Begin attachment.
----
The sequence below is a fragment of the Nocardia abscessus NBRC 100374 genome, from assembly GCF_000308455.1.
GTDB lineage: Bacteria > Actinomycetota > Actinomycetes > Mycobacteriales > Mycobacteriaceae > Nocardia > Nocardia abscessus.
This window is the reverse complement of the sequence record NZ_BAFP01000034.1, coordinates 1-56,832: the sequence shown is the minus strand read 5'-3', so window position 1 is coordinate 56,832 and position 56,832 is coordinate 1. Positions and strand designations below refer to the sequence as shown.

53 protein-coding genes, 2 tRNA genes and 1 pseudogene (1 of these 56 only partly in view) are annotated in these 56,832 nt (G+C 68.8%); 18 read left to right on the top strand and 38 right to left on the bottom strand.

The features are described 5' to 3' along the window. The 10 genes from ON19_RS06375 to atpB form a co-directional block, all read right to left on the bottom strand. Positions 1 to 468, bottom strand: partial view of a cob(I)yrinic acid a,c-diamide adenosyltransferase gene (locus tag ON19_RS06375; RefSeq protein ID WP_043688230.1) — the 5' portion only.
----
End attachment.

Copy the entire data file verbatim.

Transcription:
The sequence below is a fragment of the Nocardia abscessus NBRC 100374 genome, from assembly GCF_000308455.1.
GTDB lineage: Bacteria > Actinomycetota > Actinomycetes > Mycobacteriales > Mycobacteriaceae > Nocardia > Nocardia abscessus.
This window is the reverse complement of the sequence record NZ_BAFP01000034.1, coordinates 1-56,832: the sequence shown is the minus strand read 5'-3', so window position 1 is coordinate 56,832 and position 56,832 is coordinate 1. Positions and strand designations below refer to the sequence as shown.

53 protein-coding genes, 2 tRNA genes and 1 pseudogene (1 of these 56 only partly in view) are annotated in these 56,832 nt (G+C 68.8%); 18 read left to right on the top strand and 38 right to left on the bottom strand.

The features are described 5' to 3' along the window. The 10 genes from ON19_RS06375 to atpB form a co-directional block, all read right to left on the bottom strand. Positions 1 to 468, bottom strand: partial view of a cob(I)yrinic acid a,c-diamide adenosyltransferase gene (locus tag ON19_RS06375; RefSeq protein ID WP_043688230.1) — the 5' portion only.